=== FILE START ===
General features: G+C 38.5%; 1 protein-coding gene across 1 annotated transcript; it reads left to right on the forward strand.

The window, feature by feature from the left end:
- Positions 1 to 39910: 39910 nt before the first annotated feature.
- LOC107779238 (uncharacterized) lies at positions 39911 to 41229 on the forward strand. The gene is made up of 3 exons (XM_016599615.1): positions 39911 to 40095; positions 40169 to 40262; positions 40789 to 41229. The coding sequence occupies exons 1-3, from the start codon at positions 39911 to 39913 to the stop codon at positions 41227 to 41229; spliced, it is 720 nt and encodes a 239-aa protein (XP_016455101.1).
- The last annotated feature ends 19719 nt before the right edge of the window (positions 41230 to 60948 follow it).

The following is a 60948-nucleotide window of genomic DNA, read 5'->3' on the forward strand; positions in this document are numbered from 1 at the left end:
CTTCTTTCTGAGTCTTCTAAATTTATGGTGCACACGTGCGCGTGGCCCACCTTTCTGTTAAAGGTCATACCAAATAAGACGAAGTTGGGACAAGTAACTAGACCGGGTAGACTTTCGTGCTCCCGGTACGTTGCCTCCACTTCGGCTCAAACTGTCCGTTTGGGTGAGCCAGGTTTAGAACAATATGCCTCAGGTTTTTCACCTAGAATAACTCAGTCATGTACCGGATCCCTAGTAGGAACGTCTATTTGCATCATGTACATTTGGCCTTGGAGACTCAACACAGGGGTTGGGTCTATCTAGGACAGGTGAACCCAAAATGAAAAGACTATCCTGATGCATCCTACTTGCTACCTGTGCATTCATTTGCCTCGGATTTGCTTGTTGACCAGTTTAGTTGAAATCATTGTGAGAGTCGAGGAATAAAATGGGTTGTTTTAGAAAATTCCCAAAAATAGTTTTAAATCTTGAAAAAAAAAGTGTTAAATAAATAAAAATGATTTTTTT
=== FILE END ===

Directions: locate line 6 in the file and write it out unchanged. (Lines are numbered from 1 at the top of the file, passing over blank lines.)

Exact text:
The following is a 60948-nucleotide window of genomic DNA, read 5'->3' on the forward strand; positions in this document are numbered from 1 at the left end: